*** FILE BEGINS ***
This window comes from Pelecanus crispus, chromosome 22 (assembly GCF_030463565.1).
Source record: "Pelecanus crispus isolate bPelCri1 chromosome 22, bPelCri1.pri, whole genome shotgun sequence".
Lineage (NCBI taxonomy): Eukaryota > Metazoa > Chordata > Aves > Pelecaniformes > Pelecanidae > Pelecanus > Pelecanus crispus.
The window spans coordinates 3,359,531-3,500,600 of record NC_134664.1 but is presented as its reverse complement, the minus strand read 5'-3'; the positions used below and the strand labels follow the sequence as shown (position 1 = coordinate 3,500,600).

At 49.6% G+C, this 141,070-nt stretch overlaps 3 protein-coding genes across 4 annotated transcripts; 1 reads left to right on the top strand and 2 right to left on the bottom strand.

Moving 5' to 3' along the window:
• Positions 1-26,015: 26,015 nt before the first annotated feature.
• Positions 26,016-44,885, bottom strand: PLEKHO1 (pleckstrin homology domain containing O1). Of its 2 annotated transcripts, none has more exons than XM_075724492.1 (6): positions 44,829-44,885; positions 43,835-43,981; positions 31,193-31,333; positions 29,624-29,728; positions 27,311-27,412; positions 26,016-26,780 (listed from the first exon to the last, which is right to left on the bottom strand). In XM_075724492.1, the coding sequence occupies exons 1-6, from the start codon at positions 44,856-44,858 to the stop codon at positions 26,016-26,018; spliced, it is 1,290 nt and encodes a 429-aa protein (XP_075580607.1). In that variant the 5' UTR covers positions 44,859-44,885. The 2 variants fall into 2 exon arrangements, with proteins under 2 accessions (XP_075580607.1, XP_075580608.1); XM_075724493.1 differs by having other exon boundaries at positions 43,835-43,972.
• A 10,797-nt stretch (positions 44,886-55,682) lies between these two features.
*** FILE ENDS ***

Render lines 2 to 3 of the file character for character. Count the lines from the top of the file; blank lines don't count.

Source record: "Pelecanus crispus isolate bPelCri1 chromosome 22, bPelCri1.pri, whole genome shotgun sequence".
Lineage (NCBI taxonomy): Eukaryota > Metazoa > Chordata > Aves > Pelecaniformes > Pelecanidae > Pelecanus > Pelecanus crispus.